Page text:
But sometimes I don’t think safety is a consideration when tradition is threatened. Need some examples? Here is the extreme. I responded to a structure fire with a volunteer fire department as a battalion chief. I found a small attached building in the back alley showing heavy smoke out the front door. The engine was on-scene, and an attack line was in the front door. I thought, “All right, good aggressive attack.” I squatted down and looked under the smoke and saw bare legs, sandals, a turnout coat, and an SCBA all attached to the nozzle. I left. Now that is strange, right?

We never attack fires without complete personal protective gear—that’s dangerous and irresponsible. We know that. Then why do we still read about volunteer departments that don’t have all the protective gear responding to calls? Who sanctions this operation, and why is it allowed to continue? Because there is nothing else available, right? Well, sending people into the fire environment without the right gear is worse than doing nothing at all. More importantly, this hurts those of us who are doing it right. The result: A city councilmen might say, “I have a friend in Smithville who has a 1963 fire truck and is very happy. Why do you need a new one?” If you can’t do it safe, don’t do it—ever!

Sometimes our disregard for safety is less obvious. The two fire departments I mentioned above both allow the firefighters to stand up in the back of the engines and rescues, unrestrained by seat belts. In fact, the rescue that blasted the people out of the crosswalk had four firefighters standing up in the back looking over the side to see what was up. I asked, “Why, isn’t that dangerous if there is a wreck or a sudden stop?” “Yes it is, but it is a union issue, and they are allowed to do so.” I guess it’s the same reason a dog likes to hang its head out the car window going down the road!

I read about firefighters being injured and killed in vehicle accidents all the time, many of them having been ejected from the vehicle. How in the world can anyone allow firefighters to respond in vehicles while not restrained and in the same breath jam a governing board for not supporting two in/two out? The most recent excuse I heard was so they can get dressed en route. What? I still think it’s the dog thing. In my department, you get dressed before you get in the vehicle, but we only go to 2,200 calls a year, so heck, the big-city stuff is more urgent. Did you know it is the tradition in some departments to drive off and have firefighters run to get on the apparatus? Bet that same department insists on four-person engine companies. Kind of a 4 2 4 relay, I suppose. Is safety a consideration? Not really. I don’t think so.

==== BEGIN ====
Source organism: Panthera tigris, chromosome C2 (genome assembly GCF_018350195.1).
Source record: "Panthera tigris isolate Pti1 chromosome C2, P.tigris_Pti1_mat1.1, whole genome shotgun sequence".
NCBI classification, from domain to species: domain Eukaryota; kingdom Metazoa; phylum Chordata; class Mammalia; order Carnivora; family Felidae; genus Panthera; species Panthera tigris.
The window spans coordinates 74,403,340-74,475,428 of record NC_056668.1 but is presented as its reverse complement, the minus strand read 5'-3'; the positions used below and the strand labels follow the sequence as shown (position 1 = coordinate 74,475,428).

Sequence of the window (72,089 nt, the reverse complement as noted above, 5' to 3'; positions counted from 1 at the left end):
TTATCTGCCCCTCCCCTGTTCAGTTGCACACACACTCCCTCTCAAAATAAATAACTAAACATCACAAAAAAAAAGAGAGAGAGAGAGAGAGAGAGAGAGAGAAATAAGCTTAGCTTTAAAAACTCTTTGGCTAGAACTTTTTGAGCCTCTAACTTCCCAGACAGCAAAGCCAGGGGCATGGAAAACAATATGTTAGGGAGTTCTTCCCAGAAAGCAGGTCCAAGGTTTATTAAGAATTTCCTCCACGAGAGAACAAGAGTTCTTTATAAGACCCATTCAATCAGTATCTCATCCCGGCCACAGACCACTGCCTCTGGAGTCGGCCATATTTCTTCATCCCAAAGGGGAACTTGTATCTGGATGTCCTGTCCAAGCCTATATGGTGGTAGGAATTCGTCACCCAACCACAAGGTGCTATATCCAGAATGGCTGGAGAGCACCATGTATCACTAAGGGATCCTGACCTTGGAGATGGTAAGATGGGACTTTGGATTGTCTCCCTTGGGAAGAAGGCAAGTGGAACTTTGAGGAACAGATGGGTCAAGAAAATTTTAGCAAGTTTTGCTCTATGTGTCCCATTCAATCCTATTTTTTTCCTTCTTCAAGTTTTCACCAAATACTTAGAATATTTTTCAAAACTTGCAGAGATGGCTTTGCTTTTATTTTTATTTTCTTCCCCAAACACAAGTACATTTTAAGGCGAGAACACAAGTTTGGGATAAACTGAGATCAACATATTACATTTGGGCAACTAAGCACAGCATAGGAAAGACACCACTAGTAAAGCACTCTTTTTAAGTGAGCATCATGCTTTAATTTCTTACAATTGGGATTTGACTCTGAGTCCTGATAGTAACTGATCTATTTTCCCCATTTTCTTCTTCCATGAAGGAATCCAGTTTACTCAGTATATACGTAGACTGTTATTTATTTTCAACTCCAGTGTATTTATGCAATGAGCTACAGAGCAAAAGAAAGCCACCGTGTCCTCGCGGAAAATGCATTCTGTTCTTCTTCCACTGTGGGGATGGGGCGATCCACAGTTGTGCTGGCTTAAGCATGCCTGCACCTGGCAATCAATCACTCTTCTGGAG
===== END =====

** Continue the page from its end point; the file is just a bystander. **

I read editorials and opinions all the time about various laws and standards we must follow to ensure the safety of our firefighters. I agree with them all and strive to meet them. Two in/two out and NFPA 1710—the intent is fabulous! But, we need to recognize the diversity of our nation and realize that some departments are there, some are on their way, and some will never get there at all. Either way, if we are going to toss these standards and guidelines out as a funding mandate, then should we not also strive to respect the entities that must cough up the bucks? How can we tell the board of directors of a special district that it is negligent if it does not allocate the dollars to meeting minimum fireground staffing when we allow our firefighters to consume alcohol, ride in engines unrestrained, ignore personal protective gear policies, and chase a ladder out of the apparatus bay while getting dressed? Isn’t dead dead, regardless of the cause? More importantly, when did we decide to be selective in the application of safety? How can we demand that a community pass a special tax on improved parcels to support increased staffing when we won’t train when it is hot or we shout out obscenities at our community people when they are in the crosswalk? I have no problem at all linking these issues. None at all.

The fire service is all I know; I’ve been in it for 31 years. I have watched us ride the roller coaster of popularity up and down many times purely on what catastrophe is happening. After 9/11, I can only hope we have seen the worst one we will ever see, and the roller coaster is starting back down. Getting the energy to get it back to the top again may be impossible, and the event needed will be a burden none of us can withstand. Just remember that the actions of every fire department in our nation reflect on all of us, good or bad. The ball is in our court to do with what we can, and that court is our own backyard. Let’s do it right.

MICHAEL S. TERWILLIGER is chief of the Truckee (CA) Fire Protection District. He began his career in 1972, spending 24 years with the California Department of Forestry and the last eight years with the Truckee Fire Protection District. Terwilliger is a certified fire behavior analyst and has served as a plans chief and operations section chief on Type I Teams and as a Type II incident commander in western Nevada. He also instructs operations section chiefs, division group supervisors, and strike team leaders. He is an editorial advisory board member of Fire Engineering.


No posts to display